Category Archives: Principal’s Blog


During term 3 students will be learning about the risks and benefits associated with exposure to ultraviolet (UV radiation). In New Zealand the peak summer ultraviolet radiation (UV radiation) levels are 40% higher compared with corresponding latitudes in the northern hemisphere (eg. Southern Europe, mid USA). Excessive exposure to UV radiation from the sun can cause sunburn, skin damage and increase the risk of skin cancer. Skin cancers are the most common cancers in New Zealand, and there is evidence they are increasing in incidence. With these sobering facts we feel it is important that our students are both protected and well informed about this danger. The threat is made more difficult because UV radiation is invisible and the impact on a person’s health relatively slow to manifest.


We are working within guidelines recommended by the SunSmart Schools Accreditation Programme which is run by the Cancer Society of New Zealand and our intention is to become an accredited school which has developed and implemented a sun protection policy for Terms 1 and 4. The policy must meet minimum criteria that ensure students and teachers are protected in a sun-safe environment.


I wish to signal that we have started working with staff and students, and Mission Heights Primary School. The Board of Trustees supports this important initiative as one of its responsibilities to maintain and promote a culture of health and safety. Some progress has been made already:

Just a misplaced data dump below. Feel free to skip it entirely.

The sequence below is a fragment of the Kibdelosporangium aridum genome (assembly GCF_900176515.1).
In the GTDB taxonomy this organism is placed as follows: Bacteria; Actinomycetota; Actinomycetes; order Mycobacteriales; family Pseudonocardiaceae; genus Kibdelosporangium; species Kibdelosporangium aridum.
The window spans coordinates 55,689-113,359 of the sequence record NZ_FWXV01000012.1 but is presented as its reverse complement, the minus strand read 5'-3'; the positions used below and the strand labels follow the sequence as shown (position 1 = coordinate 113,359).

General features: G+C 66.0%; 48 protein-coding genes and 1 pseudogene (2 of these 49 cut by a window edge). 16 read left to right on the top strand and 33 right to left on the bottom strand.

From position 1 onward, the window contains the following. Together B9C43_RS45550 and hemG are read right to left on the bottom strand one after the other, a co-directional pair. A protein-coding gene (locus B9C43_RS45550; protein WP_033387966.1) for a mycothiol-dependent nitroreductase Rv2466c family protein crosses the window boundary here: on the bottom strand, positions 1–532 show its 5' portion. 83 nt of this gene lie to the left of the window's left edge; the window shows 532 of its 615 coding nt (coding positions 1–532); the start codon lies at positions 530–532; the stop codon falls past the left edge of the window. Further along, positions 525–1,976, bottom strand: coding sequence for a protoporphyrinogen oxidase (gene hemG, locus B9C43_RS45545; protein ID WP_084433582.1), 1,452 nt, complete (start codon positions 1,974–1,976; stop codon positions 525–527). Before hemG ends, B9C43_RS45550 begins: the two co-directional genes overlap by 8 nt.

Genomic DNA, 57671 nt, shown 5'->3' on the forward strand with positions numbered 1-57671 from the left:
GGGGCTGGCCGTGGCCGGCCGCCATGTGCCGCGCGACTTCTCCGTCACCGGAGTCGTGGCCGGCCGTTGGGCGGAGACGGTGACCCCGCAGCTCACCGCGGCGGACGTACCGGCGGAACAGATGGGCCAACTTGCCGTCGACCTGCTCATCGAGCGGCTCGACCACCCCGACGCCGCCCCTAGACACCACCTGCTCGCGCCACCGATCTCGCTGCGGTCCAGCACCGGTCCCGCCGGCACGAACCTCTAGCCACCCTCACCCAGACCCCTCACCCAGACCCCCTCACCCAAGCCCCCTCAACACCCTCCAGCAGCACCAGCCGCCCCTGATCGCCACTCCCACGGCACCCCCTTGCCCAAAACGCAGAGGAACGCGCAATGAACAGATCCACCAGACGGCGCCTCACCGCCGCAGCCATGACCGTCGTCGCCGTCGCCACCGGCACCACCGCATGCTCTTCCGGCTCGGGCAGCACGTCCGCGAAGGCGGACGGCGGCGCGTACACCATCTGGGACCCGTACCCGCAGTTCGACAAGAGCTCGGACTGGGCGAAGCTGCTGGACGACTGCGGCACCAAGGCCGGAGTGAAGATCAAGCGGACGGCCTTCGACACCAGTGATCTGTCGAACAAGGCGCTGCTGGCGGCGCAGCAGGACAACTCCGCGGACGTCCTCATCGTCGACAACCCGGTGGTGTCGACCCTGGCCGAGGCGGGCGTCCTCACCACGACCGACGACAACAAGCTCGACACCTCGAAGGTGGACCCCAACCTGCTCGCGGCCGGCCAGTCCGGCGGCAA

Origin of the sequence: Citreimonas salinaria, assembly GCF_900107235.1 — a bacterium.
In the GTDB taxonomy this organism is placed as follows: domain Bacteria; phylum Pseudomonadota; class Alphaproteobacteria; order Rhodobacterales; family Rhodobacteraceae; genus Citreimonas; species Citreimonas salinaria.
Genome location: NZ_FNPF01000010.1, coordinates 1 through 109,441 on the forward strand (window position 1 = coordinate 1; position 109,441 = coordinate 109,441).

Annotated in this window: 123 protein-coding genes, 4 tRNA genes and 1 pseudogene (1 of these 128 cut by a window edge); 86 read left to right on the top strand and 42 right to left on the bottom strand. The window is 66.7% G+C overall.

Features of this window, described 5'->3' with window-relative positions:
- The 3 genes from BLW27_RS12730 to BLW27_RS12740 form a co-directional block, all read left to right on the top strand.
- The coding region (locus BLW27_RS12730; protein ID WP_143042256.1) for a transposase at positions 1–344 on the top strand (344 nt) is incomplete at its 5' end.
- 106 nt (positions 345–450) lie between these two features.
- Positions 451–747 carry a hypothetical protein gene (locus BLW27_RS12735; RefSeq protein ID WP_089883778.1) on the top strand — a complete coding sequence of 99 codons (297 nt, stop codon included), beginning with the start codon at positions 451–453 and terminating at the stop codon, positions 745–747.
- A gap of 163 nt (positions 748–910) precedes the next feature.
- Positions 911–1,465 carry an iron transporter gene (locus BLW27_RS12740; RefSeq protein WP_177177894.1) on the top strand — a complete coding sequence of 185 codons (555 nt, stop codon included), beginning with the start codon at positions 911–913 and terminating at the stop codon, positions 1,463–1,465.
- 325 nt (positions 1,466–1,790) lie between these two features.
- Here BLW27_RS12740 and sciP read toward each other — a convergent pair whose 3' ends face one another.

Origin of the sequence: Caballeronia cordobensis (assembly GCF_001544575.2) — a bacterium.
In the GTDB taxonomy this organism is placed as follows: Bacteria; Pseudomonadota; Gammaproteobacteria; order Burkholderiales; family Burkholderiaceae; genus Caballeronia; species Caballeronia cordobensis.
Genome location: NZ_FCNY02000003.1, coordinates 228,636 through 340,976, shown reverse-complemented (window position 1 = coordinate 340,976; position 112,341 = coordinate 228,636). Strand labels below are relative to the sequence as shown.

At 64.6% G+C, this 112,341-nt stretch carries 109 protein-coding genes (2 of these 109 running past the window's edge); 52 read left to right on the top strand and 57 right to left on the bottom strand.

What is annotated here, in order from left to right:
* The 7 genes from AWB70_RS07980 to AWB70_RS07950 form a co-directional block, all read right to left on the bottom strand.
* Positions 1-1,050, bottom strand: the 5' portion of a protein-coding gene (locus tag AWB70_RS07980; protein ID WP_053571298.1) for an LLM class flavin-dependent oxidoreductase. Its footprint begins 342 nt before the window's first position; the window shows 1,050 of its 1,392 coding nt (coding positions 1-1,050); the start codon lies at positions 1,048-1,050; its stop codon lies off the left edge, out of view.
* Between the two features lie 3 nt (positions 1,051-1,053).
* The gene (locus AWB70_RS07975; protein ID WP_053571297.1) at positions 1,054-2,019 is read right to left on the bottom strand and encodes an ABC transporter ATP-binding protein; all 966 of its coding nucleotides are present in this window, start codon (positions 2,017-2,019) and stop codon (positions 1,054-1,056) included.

• Students have given feedback about the hats or caps they would like to wear which will be available at John Russell the official uniform stockist. It must be noted that while caps are not ideal they are a step in the right direction and students will  be required to wear either caps or hats in term 1 or 4 during any outdoor activity starting in term 4 this year;
  • Sunblock stations have been placed in whanau for students to use if they do not bring their own to school;
  • The provision of shade is being included in the school’s long term property plan.


I trust that the conversation about sun safety is reinforced at home and thank our community in advance for their support. The following web site can give you more information:


Growing greatness – Kia mana ake!


The right way to compete and looking ahead to term 3

With the start of another exciting term I wish to reflect on one of many outstanding achievements last term. At our Champions’ Assembly we acknowledged the remarkable achievement of our athletes who attended a Sports Camp in Matamata. For the first time in the history of the camp one school received unanimous votes for the Sportsmanship Trophy. That school was MHJC and we bask in the reflected honour the trophy brings to us. Credit to the students, their parents, coaches and managers who have shown the right reasons for playing sport – to develop resilience, win with grace, lose with dignity, compete with all we have got to give and enjoy the game.